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The World’s Fastest Helicopter
May 7, 2015   
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The Lodz University of Technology’s Institute of Turbomachinery has helped produce the world’s fastest helicopter, the X3.

Aiming to build a flying prototype of the new machine, global aircraft corporation Airbus Helicopters teamed up with the Institute of Turbomachinery in 2008. Aerodynamics is a field of research in which the institute, which has worked with Airbus Helicopters for almost 10 years, has made a name for itself in Europe.

The new helicopter has two short wings on either side of the fuselage with a propeller mounted at the end of each wing. The two extra propellers allow the helicopter to attain high speeds while also allowing it to perform standard maneuvers such as hovering, vertical ascent and descent, and forward flight at low and very low speeds. The performance and capabilities expected of the new machine would be unattainable with standard helicopter and propeller design methods.

The Institute of Turbomachinery was tasked with performing calculations concerning the design of the side propellers, the inlet channel system for the helicopter’s engines and the fuselage. The high cruising speed of the new helicopter could hinder the intake of air by the engines. The stream of air supplied into gas turbines has to meet strict criteria and in order to make sure the X3 engines function properly, a lot of work had to be done to optimize the geometry of inlet channels supplying air to the engines.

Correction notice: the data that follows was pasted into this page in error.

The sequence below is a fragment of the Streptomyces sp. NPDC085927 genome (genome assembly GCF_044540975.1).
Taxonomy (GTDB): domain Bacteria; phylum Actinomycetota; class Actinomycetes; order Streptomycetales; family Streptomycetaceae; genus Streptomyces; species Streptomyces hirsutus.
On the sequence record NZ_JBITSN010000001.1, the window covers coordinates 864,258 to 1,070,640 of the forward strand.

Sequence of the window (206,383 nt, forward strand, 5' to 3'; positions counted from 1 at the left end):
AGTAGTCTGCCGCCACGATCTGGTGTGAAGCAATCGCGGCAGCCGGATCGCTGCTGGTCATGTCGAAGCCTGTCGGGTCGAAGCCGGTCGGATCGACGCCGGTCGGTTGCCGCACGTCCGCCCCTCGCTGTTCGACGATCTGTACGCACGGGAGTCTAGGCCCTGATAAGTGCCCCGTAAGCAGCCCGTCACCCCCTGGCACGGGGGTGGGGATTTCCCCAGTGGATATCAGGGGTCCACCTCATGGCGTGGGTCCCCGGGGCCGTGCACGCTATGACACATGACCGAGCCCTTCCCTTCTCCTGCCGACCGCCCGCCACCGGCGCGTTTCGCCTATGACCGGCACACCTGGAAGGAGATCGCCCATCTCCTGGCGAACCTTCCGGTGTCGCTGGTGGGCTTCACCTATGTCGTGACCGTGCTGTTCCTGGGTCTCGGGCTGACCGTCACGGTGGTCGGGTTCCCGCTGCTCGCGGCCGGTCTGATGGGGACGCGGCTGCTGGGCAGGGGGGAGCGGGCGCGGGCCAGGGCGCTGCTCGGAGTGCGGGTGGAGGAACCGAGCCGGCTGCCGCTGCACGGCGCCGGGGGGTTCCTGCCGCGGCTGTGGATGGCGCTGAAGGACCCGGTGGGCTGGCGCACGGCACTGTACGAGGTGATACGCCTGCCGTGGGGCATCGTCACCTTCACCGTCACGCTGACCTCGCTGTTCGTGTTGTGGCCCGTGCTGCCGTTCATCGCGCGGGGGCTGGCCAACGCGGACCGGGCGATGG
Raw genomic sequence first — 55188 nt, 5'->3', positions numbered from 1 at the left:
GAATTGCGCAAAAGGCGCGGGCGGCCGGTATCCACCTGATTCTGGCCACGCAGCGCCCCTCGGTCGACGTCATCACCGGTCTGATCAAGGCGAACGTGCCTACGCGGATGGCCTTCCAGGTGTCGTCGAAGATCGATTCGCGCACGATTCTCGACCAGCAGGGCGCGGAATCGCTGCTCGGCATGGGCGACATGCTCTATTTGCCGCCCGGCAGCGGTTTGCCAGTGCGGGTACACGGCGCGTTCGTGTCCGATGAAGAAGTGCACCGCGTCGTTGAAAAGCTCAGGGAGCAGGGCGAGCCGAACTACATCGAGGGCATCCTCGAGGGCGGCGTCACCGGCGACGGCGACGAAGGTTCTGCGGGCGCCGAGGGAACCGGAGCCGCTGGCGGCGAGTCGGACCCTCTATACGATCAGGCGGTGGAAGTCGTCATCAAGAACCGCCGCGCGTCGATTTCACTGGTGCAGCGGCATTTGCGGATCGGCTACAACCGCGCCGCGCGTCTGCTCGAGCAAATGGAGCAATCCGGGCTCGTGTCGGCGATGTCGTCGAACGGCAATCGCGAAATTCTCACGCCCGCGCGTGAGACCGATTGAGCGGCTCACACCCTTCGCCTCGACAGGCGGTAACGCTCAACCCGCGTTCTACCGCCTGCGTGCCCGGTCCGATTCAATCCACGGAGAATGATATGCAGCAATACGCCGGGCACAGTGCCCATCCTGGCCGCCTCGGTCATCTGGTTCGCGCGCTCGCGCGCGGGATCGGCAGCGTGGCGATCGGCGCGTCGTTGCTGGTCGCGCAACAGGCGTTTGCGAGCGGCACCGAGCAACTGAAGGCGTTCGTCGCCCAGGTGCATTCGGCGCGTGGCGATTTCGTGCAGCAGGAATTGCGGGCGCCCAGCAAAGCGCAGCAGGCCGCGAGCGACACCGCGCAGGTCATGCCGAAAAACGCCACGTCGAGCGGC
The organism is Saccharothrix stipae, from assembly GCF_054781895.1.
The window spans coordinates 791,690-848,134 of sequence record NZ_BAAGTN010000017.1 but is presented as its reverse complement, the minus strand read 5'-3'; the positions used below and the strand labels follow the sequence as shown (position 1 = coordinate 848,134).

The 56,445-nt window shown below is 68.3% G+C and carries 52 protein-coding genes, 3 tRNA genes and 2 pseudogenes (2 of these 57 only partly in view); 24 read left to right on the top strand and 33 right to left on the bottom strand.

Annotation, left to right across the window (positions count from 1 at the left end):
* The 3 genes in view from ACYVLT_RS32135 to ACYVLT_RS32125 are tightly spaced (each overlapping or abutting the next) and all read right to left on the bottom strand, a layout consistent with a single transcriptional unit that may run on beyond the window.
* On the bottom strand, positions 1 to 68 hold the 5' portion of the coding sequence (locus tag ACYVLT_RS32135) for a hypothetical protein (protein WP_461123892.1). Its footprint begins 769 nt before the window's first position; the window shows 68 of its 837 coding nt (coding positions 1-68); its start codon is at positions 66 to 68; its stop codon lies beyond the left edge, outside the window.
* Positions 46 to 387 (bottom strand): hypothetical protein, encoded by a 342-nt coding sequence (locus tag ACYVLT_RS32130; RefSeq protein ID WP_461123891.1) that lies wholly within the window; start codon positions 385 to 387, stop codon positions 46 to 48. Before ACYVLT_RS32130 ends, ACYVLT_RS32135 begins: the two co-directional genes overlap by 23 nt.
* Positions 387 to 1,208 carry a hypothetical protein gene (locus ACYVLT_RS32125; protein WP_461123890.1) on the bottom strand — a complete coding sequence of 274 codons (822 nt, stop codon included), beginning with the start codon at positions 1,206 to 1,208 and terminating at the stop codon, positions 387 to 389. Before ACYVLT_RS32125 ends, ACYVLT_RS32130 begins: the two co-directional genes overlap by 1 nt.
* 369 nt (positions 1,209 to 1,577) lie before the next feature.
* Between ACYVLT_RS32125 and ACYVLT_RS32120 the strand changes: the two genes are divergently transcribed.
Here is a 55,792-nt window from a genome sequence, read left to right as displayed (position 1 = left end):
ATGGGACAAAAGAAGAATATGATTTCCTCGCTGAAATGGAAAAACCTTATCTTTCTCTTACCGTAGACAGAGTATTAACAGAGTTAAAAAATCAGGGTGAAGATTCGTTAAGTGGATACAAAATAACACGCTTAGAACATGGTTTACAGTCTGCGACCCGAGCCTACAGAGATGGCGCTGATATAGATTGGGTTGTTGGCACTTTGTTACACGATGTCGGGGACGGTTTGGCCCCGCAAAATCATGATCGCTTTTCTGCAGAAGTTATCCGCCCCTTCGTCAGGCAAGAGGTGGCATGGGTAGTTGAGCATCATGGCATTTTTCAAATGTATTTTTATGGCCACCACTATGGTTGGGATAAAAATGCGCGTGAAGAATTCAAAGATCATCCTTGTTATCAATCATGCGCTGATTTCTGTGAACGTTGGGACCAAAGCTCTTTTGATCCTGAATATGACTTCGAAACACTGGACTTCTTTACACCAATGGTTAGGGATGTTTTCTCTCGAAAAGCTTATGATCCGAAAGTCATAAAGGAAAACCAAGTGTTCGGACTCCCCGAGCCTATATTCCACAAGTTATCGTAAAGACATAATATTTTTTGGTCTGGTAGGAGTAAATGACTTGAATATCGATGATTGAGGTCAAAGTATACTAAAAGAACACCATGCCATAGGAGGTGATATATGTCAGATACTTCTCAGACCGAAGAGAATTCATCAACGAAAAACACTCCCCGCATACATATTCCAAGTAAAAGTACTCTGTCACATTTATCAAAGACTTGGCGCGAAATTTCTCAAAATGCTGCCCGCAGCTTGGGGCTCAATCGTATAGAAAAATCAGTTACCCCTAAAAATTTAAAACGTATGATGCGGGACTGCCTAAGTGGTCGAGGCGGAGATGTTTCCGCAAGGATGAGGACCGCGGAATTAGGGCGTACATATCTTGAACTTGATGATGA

The shape of the inlet channel system has a direct impact on the geometry of the fuselage. Following stress calculations under different flight conditions, the designers were finally able to build the X3 fuselage. The prototype underwent tests in 2013, reaching a top speed of 472 kilometers per hour during horizontal flight and 483 kph during a shallow dive, setting a world record for a helicopter.

This spectacular success was largely made possible by simulations performed at the Institute of Turbomachinery and by computational methods that the institute devised. The prototype hybrid helicopter opens a new chapter in helicopter design.

In addition to research results that were put to the test in the working prototype, the X3 project has enabled the Institute of Turbomachinery to hire new staff and build good relations with an important industrial partner. Encouraged by its collaboration with the Lodz University of Technology, Airbus Helicopters has opened its first Polish engineering design office in £ód¼. This is the company’s fourth such office in Europe.

Krzysztof Jó¼wik
Institute of Turbomachinery
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